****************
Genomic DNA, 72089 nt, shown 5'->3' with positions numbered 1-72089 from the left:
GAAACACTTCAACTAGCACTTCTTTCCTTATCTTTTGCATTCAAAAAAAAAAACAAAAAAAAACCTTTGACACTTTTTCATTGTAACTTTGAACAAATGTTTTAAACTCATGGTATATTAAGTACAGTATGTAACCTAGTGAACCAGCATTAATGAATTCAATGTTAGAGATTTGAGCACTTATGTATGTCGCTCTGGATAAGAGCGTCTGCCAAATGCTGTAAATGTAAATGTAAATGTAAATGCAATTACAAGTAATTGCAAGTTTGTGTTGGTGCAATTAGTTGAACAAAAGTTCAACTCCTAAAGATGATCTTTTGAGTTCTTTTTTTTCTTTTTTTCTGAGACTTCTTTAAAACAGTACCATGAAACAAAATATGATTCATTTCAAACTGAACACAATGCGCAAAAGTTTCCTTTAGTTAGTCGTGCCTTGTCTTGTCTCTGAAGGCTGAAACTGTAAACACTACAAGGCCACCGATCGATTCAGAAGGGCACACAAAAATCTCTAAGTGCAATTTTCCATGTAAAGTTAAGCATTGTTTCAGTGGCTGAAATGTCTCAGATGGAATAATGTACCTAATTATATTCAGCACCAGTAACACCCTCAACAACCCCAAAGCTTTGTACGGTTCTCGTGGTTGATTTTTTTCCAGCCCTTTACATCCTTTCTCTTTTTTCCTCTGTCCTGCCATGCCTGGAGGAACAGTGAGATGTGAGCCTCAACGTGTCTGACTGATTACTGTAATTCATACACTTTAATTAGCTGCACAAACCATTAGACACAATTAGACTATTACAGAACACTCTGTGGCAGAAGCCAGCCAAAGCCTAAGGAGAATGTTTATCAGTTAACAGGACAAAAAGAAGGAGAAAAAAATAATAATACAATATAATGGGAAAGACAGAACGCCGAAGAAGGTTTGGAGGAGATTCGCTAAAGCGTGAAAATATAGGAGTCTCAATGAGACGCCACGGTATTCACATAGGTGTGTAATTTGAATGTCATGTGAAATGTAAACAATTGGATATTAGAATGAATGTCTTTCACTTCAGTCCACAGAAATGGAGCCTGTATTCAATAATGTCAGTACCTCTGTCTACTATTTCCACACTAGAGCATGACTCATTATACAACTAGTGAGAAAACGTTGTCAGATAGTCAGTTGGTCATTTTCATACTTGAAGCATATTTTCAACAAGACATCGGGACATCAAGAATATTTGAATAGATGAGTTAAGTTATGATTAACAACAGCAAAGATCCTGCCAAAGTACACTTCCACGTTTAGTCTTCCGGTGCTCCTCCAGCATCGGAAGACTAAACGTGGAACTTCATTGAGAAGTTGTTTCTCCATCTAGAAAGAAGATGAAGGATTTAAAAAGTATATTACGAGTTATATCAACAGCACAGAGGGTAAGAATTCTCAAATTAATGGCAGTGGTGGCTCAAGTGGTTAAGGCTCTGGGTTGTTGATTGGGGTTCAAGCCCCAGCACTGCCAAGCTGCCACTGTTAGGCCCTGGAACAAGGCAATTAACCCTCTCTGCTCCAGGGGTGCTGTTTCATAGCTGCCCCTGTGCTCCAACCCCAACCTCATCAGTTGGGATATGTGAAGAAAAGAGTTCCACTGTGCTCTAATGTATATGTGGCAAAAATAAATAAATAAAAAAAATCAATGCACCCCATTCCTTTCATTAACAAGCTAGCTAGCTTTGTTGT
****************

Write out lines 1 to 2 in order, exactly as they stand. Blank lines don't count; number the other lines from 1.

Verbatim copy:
Genomic DNA, 72089 nt, shown 5'->3' with positions numbered 1-72089 from the left:
GAAACACTTCAACTAGCACTTCTTTCCTTATCTTTTGCATTCAAAAAAAAAAACAAAAAAAAACCTTTGACACTTTTTCATTGTAACTTTGAACAAATGTTTTAAACTCATGGTATATTAAGTACAGTATGTAACCTAGTGAACCAGCATTAATGAATTCAATGTTAGAGATTTGAGCACTTATGTATGTCGCTCTGGATAAGAGCGTCTGCCAAATGCTGTAAATGTAAATGTAAATGTAAATGCAATTACAAGTAATTGCAAGTTTGTGTTGGTGCAATTAGTTGAACAAAAGTTCAACTCCTAAAGATGATCTTTTGAGTTCTTTTTTTTCTTTTTTTCTGAGACTTCTTTAAAACAGTACCATGAAACAAAATATGATTCATTTCAAACTGAACACAATGCGCAAAAGTTTCCTTTAGTTAGTCGTGCCTTGTCTTGTCTCTGAAGGCTGAAACTGTAAACACTACAAGGCCACCGATCGATTCAGAAGGGCACACAAAAATCTCTAAGTGCAATTTTCCATGTAAAGTTAAGCATTGTTTCAGTGGCTGAAATGTCTCAGATGGAATAATGTACCTAATTATATTCAGCACCAGTAACACCCTCAACAACCCCAAAGCTTTGTACGGTTCTCGTGGTTGATTTTTTTCCAGCCCTTTACATCCTTTCTCTTTTTTCCTCTGTCCTGCCATGCCTGGAGGAACAGTGAGATGTGAGCCTCAACGTGTCTGACTGATTACTGTAATTCATACACTTTAATTAGCTGCACAAACCATTAGACACAATTAGACTATTACAGAACACTCTGTGGCAGAAGCCAGCCAAAGCCTAAGGAGAATGTTTATCAGTTAACAGGACAAAAAGAAGGAGAAAAAAATAATAATACAATATAATGGGAAAGACAGAACGCCGAAGAAGGTTTGGAGGAGATTCGCTAAAGCGTGAAAATATAGGAGTCTCAATGAGACGCCACGGTATTCACATAGGTGTGTAATTTGAATGTCATGTGAAATGTAAACAATTGGATATTAGAATGAATGTCTTTCACTTCAGTCCACAGAAATGGAGCCTGTATTCAATAATGTCAGTACCTCTGTCTACTATTTCCACACTAGAGCATGACTCATTATACAACTAGTGAGAAAACGTTGTCAGATAGTCAGTTGGTCATTTTCATACTTGAAGCATATTTTCAACAAGACATCGGGACATCAAGAATATTTGAATAGATGAGTTAAGTTATGATTAACAACAGCAAAGATCCTGCCAAAGTACACTTCCACGTTTAGTCTTCCGGTGCTCCTCCAGCATCGGAAGACTAAACGTGGAACTTCATTGAGAAGTTGTTTCTCCATCTAGAAAGAAGATGAAGGATTTAAAAAGTATATTACGAGTTATATCAACAGCACAGAGGGTAAGAATTCTCAAATTAATGGCAGTGGTGGCTCAAGTGGTTAAGGCTCTGGGTTGTTGATTGGGGTTCAAGCCCCAGCACTGCCAAGCTGCCACTGTTAGGCCCTGGAACAAGGCAATTAACCCTCTCTGCTCCAGGGGTGCTGTTTCATAGCTGCCCCTGTGCTCCAACCCCAACCTCATCAGTTGGGATATGTGAAGAAAAGAGTTCCACTGTGCTCTAATGTATATGTGGCAAAAATAAATAAATAAAAAAAATCAATGCACCCCATTCCTTTCATTAACAAGCTAGCTAGCTTTGTTGT